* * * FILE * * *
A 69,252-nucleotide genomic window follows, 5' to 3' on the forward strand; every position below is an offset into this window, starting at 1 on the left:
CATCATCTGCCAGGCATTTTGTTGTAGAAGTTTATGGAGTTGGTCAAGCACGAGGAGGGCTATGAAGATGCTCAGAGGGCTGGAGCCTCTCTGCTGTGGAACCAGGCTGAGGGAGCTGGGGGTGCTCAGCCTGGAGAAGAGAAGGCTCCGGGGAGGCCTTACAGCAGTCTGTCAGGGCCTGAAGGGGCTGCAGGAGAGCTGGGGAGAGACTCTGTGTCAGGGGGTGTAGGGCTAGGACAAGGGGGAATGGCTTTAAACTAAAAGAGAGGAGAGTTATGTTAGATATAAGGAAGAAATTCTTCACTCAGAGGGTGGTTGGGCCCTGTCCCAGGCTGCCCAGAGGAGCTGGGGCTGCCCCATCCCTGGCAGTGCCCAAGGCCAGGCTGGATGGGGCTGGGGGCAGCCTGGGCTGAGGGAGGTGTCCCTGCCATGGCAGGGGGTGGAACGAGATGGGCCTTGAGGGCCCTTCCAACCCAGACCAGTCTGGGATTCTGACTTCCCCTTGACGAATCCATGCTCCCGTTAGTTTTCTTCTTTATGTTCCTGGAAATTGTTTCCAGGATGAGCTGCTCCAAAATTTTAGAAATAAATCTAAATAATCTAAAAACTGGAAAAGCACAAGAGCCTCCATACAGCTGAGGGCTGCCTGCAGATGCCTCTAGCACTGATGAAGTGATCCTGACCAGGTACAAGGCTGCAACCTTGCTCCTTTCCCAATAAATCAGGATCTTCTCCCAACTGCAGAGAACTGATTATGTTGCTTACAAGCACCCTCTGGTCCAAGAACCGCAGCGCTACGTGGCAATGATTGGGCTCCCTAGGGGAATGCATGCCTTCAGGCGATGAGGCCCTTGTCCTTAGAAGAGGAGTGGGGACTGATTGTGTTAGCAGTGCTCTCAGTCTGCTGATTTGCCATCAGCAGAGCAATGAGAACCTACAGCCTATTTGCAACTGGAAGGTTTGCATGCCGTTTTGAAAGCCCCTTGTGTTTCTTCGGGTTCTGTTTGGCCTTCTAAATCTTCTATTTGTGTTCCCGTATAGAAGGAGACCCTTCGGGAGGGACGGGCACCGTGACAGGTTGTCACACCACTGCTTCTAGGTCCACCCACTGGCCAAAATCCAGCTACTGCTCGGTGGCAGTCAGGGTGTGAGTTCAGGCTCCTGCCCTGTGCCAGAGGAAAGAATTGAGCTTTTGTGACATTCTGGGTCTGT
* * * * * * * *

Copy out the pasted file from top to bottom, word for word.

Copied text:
A 69,252-nucleotide genomic window follows, 5' to 3' on the forward strand; every position below is an offset into this window, starting at 1 on the left:
CATCATCTGCCAGGCATTTTGTTGTAGAAGTTTATGGAGTTGGTCAAGCACGAGGAGGGCTATGAAGATGCTCAGAGGGCTGGAGCCTCTCTGCTGTGGAACCAGGCTGAGGGAGCTGGGGGTGCTCAGCCTGGAGAAGAGAAGGCTCCGGGGAGGCCTTACAGCAGTCTGTCAGGGCCTGAAGGGGCTGCAGGAGAGCTGGGGAGAGACTCTGTGTCAGGGGGTGTAGGGCTAGGACAAGGGGGAATGGCTTTAAACTAAAAGAGAGGAGAGTTATGTTAGATATAAGGAAGAAATTCTTCACTCAGAGGGTGGTTGGGCCCTGTCCCAGGCTGCCCAGAGGAGCTGGGGCTGCCCCATCCCTGGCAGTGCCCAAGGCCAGGCTGGATGGGGCTGGGGGCAGCCTGGGCTGAGGGAGGTGTCCCTGCCATGGCAGGGGGTGGAACGAGATGGGCCTTGAGGGCCCTTCCAACCCAGACCAGTCTGGGATTCTGACTTCCCCTTGACGAATCCATGCTCCCGTTAGTTTTCTTCTTTATGTTCCTGGAAATTGTTTCCAGGATGAGCTGCTCCAAAATTTTAGAAATAAATCTAAATAATCTAAAAACTGGAAAAGCACAAGAGCCTCCATACAGCTGAGGGCTGCCTGCAGATGCCTCTAGCACTGATGAAGTGATCCTGACCAGGTACAAGGCTGCAACCTTGCTCCTTTCCCAATAAATCAGGATCTTCTCCCAACTGCAGAGAACTGATTATGTTGCTTACAAGCACCCTCTGGTCCAAGAACCGCAGCGCTACGTGGCAATGATTGGGCTCCCTAGGGGAATGCATGCCTTCAGGCGATGAGGCCCTTGTCCTTAGAAGAGGAGTGGGGACTGATTGTGTTAGCAGTGCTCTCAGTCTGCTGATTTGCCATCAGCAGAGCAATGAGAACCTACAGCCTATTTGCAACTGGAAGGTTTGCATGCCGTTTTGAAAGCCCCTTGTGTTTCTTCGGGTTCTGTTTGGCCTTCTAAATCTTCTATTTGTGTTCCCGTATAGAAGGAGACCCTTCGGGAGGGACGGGCACCGTGACAGGTTGTCACACCACTGCTTCTAGGTCCACCCACTGGCCAAAATCCAGCTACTGCTCGGTGGCAGTCAGGGTGTGAGTTCAGGCTCCTGCCCTGTGCCAGAGGAAAGAATTGAGCTTTTGTGACATTCTGGGTCTGT